I’m smashing a bottle of fizz against the BearFaced Content boat today with my first ever post. Hop aboard, we’re going to talk all about your brand voice (with a little help from Parks and Recreation). I can practically hear your eyes rolling at this suggestion, but I promise you it’s worth it.

All businesses have a brand, whether they know it or not. As a one man band it’s crucial to develop this side of your business early on, so that you have a way of identifying yourselves to potential clients, making you super duper memorable.

Branding is not just logos and colours – it is every time you ever interact with a client. What you say and how you say it matters.

This is your brand voice, and it’s important to develop it.

You’re on this journey. Choose an appropriate vehicle.

 

When it’s just you working in your business, you are your brand. Once people get the impression that your brand has a personality, they can start to gel with it. So what kind of personality does your brand have? How can you get that personality across? Let me start by going off on a bit of a tangent.
My other job is wedding photography, and last month I helped another photographer out. Before the ceremony the vicar told me we must stick to a tiny 2 foot square patch at the back of the church. He even had an assistant keeping an eye on us! If we breached his rules we would be removed.

But after the first hymn he started talking to the crowd in a friendlier voice about how much he loved cheesecake. This segued not-so-smoothly into the different types of love, that cheesecake lovin’ is different to what goes on between husbands and wives. The funny delivery of this fairly standard wedding service patter suited the crowd down to the ground. It was totally different in tone from my earlier interaction with him, and for good reason.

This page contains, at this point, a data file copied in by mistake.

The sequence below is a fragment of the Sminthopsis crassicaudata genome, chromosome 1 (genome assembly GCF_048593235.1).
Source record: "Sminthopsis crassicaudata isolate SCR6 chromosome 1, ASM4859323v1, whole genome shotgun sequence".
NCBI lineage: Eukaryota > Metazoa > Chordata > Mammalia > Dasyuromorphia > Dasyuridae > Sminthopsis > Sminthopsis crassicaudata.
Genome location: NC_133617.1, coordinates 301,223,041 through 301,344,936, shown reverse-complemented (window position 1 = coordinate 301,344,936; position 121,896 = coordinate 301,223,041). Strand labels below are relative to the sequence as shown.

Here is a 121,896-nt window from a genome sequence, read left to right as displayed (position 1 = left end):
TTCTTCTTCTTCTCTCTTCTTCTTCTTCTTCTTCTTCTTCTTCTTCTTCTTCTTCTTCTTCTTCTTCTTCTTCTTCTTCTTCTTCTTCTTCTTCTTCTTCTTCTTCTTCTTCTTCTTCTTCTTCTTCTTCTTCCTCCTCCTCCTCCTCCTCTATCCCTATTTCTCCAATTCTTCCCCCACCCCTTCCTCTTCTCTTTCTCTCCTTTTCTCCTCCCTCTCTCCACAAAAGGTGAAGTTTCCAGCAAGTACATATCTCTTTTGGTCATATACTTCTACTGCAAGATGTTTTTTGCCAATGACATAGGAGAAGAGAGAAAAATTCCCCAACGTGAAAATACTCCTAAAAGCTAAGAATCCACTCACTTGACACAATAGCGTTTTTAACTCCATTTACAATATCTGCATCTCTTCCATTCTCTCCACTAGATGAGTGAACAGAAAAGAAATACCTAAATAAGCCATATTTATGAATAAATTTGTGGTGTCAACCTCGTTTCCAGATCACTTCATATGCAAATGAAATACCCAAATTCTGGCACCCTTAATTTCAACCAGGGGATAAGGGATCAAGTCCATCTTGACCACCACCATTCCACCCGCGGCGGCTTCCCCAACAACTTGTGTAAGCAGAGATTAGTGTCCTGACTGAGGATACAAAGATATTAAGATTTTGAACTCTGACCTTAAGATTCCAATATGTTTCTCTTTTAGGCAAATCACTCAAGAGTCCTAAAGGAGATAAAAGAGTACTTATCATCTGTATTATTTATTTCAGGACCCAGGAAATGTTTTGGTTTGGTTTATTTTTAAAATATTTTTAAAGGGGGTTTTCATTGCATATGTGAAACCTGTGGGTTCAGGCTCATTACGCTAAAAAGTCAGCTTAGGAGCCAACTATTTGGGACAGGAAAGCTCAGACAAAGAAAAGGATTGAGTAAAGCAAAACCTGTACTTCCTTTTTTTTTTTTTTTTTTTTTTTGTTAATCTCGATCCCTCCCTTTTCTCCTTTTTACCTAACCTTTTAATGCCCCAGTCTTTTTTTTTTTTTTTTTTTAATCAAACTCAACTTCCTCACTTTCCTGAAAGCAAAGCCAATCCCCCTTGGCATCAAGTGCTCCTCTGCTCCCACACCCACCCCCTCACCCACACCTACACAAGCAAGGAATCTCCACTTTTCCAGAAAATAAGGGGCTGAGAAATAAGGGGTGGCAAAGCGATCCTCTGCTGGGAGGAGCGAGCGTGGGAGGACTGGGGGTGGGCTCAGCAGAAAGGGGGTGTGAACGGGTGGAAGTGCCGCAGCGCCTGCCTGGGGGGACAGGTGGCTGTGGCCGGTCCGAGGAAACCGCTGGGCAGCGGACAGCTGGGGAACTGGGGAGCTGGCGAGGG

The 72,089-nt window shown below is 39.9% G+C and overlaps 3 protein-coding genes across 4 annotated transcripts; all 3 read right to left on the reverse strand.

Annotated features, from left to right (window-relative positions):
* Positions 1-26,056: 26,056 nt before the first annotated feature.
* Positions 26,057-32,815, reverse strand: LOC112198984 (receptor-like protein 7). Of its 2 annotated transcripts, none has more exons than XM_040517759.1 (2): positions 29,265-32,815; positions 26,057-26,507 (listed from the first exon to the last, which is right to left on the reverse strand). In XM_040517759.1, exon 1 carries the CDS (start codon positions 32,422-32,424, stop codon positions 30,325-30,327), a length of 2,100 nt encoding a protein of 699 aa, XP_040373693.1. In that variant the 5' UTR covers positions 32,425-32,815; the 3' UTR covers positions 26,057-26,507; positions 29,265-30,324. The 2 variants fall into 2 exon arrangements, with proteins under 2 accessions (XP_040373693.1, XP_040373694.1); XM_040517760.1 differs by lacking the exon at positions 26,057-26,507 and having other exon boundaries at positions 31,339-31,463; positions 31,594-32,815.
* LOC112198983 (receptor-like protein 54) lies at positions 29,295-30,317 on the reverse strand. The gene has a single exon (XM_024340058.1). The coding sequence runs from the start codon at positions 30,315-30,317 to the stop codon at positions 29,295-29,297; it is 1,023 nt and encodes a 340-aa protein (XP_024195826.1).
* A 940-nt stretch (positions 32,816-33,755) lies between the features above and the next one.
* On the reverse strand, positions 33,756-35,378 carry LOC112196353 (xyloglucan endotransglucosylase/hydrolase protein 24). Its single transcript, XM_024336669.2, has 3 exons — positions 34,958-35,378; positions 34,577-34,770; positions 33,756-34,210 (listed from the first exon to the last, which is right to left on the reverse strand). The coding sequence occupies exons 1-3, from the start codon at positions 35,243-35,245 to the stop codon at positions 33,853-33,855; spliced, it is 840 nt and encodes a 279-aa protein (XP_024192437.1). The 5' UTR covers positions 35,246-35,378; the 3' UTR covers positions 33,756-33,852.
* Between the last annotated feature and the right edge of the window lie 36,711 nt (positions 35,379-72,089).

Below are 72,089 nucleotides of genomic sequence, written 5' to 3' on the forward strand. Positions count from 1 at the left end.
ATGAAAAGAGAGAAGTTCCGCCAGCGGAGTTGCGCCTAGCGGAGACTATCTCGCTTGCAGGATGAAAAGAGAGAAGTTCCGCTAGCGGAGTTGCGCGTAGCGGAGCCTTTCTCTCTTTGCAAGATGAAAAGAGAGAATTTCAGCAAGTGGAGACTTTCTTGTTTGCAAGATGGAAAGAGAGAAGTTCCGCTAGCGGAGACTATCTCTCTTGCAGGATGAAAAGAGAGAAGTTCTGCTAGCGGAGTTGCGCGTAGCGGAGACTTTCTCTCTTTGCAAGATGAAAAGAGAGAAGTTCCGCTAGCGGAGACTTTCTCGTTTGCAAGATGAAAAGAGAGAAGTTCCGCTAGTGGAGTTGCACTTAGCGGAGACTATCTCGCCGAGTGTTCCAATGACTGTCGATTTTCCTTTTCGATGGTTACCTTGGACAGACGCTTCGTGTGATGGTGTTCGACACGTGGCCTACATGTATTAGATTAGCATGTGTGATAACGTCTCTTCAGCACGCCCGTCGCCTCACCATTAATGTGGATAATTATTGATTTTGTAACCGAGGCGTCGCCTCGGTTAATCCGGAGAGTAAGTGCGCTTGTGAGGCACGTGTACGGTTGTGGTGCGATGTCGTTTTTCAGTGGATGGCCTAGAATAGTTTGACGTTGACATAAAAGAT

It was a persona.

However you feel about God, and love, and marriage, this guy’s little riff on cheesecake had one objective – to break the ice. And it succeeded! His speech had been carefully considered, he spoke with a local dialect, and he met the couple on their level.

 

Developing a Brand Voice

This bit’s going to take a bit of work and experimentation. Stay with me! I know you have a million things going on right now, but it’s worth the effort. There are a few considerations you should make when you’re setting out developing your brand voice:

 

 

Look at what you create, and then think about your ideal client.

What makes your business different from others? How do you communicate this? What kind of values does your business have? Does your business provide a solution to a problem?

Think about this example: “I produce high quality keepsake print boxes for every newborn I photograph” versus “Keep your memories safe in a beautiful handmade keepsake box”. Which one makes you want it more?

 

Talk directly to them in a way that makes sense.

Does your ideal client respond more to a formal or informal style? Can you be conversational with them at all, or would they react more positively to something slicker? (Tip: don’t use jargon. Ever. It makes you look silly.)

Your ideal client should feel like you understand them, and your tone should be appropriate for the service you’re providing. There’s so much scope to be creative and show some personality, no matter what service or product you’re selling.

Show your humanity.

Try to pick a few keywords to define how you can set the tone of your brand. For instance, when I was thinking about starting BearFaced, I knew who I was targetting. I knew I could be irreverent, funny and informal, because I want to work with people who work alone. They value that human element. There are lots of ways of showing your humanity, but they’re the ones I find easiest.

My example: Helpful, lighthearted, and friendly.

 

Be consistent.

Some personality traits are hard to fake. You don’t have to be quirky or alternative at all if that’s a trait you can’t figure out, so stick with something you can be consistent with.

There are lots of ways to create a successful brand, and developing a consistent brand voice is just one part of it. I think it’s worth the work though.

In the words of the inimitable Ron Swanson: